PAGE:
Nearly 100 Million Chinese Adults Have COPD, New Study Reports

The study conducted by Tulane University researchers is now the largest study ever done between the Chinese public, COPD, and air pollution.
Shelby Rogers

Chronic obstructive pulmonary disease (more commonly known as COPD) is one of the most life-threatening lung diseases in the world. In total, there were over 251 million cases of COPD across the globe in 2016. One country, in particular, accounted for nearly 100 million of those cases, according to new research. A study from Tulane University determined that COPD was present in over 8.6 percent of China's adult population. 

The study is the largest COPD survey ever conducted in China, according to the researchers. They provided lung-function screenings for nearly 60,000 participants. 

COPD is a life-threatening lung disease that progresses over time. It causes breathlessness, but early on it can be hard to spot as it's often triggered by physical exertion. However, it's not caused by getting too worked up at the gym; it's caused by long-term exposure to pollution. This includes cigarette smoke and other chemicals found in polluted air. 

For over two decades, ambient air pollution is something with which the Chinese government has struggled. Most recently, a secondary study by Peking University noted that hazardous ground-level ozone concentrations have worsened in the northern part of China despite the government's increased efforts to take on air pollution.

According to the study's senior author, young men have often endured the largest percentage of complications involving the ambient air pollution. Senior Author Jiang He served as the Joseph Copes Chair of Epidemiology at Tulane University School of Public Heath & Tropical Medicine.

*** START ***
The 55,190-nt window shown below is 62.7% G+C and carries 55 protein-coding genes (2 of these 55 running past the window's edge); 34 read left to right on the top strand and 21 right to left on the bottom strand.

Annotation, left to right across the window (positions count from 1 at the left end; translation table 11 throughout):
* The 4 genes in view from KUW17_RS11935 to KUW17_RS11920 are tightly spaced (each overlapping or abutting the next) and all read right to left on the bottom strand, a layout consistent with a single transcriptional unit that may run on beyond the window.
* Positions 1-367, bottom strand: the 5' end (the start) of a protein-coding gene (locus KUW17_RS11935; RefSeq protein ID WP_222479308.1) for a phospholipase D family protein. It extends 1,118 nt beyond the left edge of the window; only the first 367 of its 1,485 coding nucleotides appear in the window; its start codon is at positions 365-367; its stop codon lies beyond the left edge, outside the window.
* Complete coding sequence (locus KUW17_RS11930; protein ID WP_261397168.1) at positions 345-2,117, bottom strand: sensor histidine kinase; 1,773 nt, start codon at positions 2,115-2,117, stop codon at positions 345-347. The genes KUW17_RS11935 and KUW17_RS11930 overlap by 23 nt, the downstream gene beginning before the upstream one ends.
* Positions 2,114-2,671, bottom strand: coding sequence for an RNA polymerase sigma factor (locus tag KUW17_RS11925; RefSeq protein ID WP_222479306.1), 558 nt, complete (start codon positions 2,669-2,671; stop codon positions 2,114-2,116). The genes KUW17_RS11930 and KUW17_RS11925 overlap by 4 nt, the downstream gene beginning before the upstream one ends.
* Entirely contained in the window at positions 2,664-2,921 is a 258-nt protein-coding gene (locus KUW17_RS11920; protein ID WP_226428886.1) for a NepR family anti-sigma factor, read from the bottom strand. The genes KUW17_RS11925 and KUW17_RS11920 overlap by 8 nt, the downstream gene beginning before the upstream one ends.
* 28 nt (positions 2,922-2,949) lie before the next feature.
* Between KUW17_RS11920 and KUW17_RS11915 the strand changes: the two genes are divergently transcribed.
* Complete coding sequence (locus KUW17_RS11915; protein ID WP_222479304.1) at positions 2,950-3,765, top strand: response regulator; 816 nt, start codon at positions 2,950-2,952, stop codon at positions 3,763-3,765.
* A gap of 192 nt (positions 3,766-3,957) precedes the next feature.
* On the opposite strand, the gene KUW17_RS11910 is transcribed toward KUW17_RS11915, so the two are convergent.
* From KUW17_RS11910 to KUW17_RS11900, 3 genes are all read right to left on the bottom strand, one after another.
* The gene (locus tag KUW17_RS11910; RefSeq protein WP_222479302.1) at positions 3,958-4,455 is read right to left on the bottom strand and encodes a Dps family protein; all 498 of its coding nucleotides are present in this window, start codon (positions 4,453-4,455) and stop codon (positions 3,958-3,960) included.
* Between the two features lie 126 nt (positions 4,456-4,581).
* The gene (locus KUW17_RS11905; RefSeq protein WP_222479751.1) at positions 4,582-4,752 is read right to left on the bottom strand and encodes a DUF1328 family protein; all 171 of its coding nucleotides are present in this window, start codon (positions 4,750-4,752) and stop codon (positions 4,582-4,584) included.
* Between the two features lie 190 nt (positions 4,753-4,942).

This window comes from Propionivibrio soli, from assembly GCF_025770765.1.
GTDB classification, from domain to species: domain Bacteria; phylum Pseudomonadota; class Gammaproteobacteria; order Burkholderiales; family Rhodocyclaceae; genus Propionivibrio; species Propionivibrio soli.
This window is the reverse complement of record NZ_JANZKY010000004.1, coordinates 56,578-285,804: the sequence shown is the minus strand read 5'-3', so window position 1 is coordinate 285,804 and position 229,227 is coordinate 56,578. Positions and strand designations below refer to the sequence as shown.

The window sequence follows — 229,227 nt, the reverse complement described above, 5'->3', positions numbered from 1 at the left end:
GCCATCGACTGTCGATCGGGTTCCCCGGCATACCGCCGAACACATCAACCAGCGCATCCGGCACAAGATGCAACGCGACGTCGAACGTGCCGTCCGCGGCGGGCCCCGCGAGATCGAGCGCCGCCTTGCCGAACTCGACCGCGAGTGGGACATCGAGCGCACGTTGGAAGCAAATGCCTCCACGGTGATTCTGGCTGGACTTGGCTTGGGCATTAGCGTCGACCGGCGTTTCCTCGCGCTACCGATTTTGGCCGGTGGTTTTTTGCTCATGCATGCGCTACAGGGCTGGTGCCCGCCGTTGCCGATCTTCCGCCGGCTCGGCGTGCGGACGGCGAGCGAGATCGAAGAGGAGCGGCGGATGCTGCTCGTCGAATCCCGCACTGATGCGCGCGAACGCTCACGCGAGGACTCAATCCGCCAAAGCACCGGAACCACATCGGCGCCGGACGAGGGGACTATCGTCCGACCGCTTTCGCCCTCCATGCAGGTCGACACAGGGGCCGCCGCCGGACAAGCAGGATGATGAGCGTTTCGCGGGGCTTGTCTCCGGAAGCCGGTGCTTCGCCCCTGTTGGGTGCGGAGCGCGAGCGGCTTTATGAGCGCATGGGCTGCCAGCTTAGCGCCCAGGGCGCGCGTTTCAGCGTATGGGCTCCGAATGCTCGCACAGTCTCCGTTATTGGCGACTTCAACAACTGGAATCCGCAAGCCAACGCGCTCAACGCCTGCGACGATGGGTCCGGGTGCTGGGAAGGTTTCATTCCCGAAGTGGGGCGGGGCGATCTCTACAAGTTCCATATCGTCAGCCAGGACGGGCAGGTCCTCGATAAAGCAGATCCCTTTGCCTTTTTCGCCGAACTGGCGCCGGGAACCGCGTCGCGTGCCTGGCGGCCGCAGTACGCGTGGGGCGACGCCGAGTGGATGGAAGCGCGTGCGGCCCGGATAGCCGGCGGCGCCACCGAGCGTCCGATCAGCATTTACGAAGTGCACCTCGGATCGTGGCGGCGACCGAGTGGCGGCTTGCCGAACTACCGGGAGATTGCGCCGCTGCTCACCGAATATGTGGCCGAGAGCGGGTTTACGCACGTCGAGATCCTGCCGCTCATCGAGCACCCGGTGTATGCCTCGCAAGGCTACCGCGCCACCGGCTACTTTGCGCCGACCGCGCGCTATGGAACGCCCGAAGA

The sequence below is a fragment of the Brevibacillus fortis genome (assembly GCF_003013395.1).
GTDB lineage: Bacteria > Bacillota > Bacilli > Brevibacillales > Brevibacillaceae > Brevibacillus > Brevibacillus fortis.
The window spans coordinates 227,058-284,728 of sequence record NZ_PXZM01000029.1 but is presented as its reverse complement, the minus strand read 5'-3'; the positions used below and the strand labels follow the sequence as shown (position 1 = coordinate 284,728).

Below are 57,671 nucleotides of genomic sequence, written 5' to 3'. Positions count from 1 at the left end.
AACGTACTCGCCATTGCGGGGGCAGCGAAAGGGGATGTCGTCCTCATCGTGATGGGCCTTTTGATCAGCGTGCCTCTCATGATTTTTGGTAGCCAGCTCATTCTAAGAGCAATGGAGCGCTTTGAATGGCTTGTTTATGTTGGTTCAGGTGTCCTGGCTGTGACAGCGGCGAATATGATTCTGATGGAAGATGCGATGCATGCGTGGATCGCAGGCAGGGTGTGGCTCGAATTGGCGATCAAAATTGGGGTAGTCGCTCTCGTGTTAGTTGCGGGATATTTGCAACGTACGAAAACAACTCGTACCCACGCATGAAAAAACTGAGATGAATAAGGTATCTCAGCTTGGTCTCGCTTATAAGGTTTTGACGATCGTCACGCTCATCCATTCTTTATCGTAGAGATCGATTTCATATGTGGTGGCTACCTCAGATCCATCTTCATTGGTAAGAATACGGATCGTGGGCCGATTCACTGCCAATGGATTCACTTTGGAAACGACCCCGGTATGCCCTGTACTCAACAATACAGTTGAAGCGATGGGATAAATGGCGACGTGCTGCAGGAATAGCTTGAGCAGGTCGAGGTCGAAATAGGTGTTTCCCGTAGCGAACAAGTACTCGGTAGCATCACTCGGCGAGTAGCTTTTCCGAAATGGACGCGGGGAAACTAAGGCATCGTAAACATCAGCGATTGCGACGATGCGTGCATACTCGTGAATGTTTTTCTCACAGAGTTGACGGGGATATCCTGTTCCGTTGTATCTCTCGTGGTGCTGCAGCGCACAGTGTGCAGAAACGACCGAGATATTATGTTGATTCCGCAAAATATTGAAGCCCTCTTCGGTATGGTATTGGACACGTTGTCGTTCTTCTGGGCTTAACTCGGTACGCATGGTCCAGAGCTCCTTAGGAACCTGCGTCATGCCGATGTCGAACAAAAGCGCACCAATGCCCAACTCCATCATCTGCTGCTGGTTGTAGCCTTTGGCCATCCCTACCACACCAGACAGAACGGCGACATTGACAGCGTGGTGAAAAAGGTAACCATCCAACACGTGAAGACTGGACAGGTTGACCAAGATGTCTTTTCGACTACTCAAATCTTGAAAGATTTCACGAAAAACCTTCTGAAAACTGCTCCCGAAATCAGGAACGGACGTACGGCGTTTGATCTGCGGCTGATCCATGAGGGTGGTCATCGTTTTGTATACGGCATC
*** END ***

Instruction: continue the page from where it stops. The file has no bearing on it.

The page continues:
"The biggest preventable risk factors for the disease are cigarette smoking and air pollution."

"Our research shows that COPD is highly prevalent in the Chinese adult population. The biggest preventable risk factors for the disease are cigarette smoking and air pollution," He says. "Prevention programs and increased efforts to catch COPD early should be public-health priorities in China to reduce COPD-related diseases and deaths."

The study noted that men had a higher prevalence of COPD than their female counterparts. Men had 11.9 percent of COPD as their highest prevalence of the disease. Of those aged 40 or higher, the risk also becomes higher.

The researchers gathered that 2.1 percent of those affected included population between 20 years old and 39 years old were affected by COPD. However, oddly enough, COPD was found more commonly among rural residents than those in an urban area.  

The researchers also put forth a number of different theories as to why certain people were affected by COPD and why others weren't. Those non-smokers who still developed COPD could have gotten the illness through the air pollution, chronic cough during childhood, or have a parental history of respiratory diseases. The researchers also believe that low bodyweights could also play a role in who is affected by COPD. 

The Tulane team encourages better national public health strategies in China specifically targeting COPD. They also want to see a stricter control of ambient air pollution -- something the Chinese government has been implementing within the last several years. COPD screenings and open discussion and education surrounding the disease could also help high-risk individuals take care of themselves earlier. 

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